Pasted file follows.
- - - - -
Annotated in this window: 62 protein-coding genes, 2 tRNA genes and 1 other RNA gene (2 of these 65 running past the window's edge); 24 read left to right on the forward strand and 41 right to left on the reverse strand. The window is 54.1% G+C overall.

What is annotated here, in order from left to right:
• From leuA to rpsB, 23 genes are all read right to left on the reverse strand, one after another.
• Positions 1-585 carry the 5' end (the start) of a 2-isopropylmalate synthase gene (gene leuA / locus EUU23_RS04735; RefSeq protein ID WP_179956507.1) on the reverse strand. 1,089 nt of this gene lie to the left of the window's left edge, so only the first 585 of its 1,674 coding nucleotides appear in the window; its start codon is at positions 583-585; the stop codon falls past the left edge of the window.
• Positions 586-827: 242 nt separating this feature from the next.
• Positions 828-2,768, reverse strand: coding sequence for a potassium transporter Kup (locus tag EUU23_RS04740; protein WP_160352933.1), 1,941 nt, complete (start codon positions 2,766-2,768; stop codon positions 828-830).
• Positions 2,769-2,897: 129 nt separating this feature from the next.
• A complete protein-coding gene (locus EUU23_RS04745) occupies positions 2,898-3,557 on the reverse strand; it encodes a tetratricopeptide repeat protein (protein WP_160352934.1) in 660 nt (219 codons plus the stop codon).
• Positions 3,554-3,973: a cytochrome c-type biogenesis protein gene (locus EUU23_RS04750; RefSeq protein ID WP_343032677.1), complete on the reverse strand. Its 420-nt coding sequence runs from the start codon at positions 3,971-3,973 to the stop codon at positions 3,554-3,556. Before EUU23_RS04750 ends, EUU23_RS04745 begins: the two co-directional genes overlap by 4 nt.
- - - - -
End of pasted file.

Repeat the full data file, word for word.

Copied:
Annotated in this window: 62 protein-coding genes, 2 tRNA genes and 1 other RNA gene (2 of these 65 running past the window's edge); 24 read left to right on the forward strand and 41 right to left on the reverse strand. The window is 54.1% G+C overall.

What is annotated here, in order from left to right:
• From leuA to rpsB, 23 genes are all read right to left on the reverse strand, one after another.
• Positions 1-585 carry the 5' end (the start) of a 2-isopropylmalate synthase gene (gene leuA / locus EUU23_RS04735; RefSeq protein ID WP_179956507.1) on the reverse strand. 1,089 nt of this gene lie to the left of the window's left edge, so only the first 585 of its 1,674 coding nucleotides appear in the window; its start codon is at positions 583-585; the stop codon falls past the left edge of the window.
• Positions 586-827: 242 nt separating this feature from the next.
• Positions 828-2,768, reverse strand: coding sequence for a potassium transporter Kup (locus tag EUU23_RS04740; protein WP_160352933.1), 1,941 nt, complete (start codon positions 2,766-2,768; stop codon positions 828-830).
• Positions 2,769-2,897: 129 nt separating this feature from the next.
• A complete protein-coding gene (locus EUU23_RS04745) occupies positions 2,898-3,557 on the reverse strand; it encodes a tetratricopeptide repeat protein (protein WP_160352934.1) in 660 nt (219 codons plus the stop codon).
• Positions 3,554-3,973: a cytochrome c-type biogenesis protein gene (locus EUU23_RS04750; RefSeq protein ID WP_343032677.1), complete on the reverse strand. Its 420-nt coding sequence runs from the start codon at positions 3,971-3,973 to the stop codon at positions 3,554-3,556. Before EUU23_RS04750 ends, EUU23_RS04745 begins: the two co-directional genes overlap by 4 nt.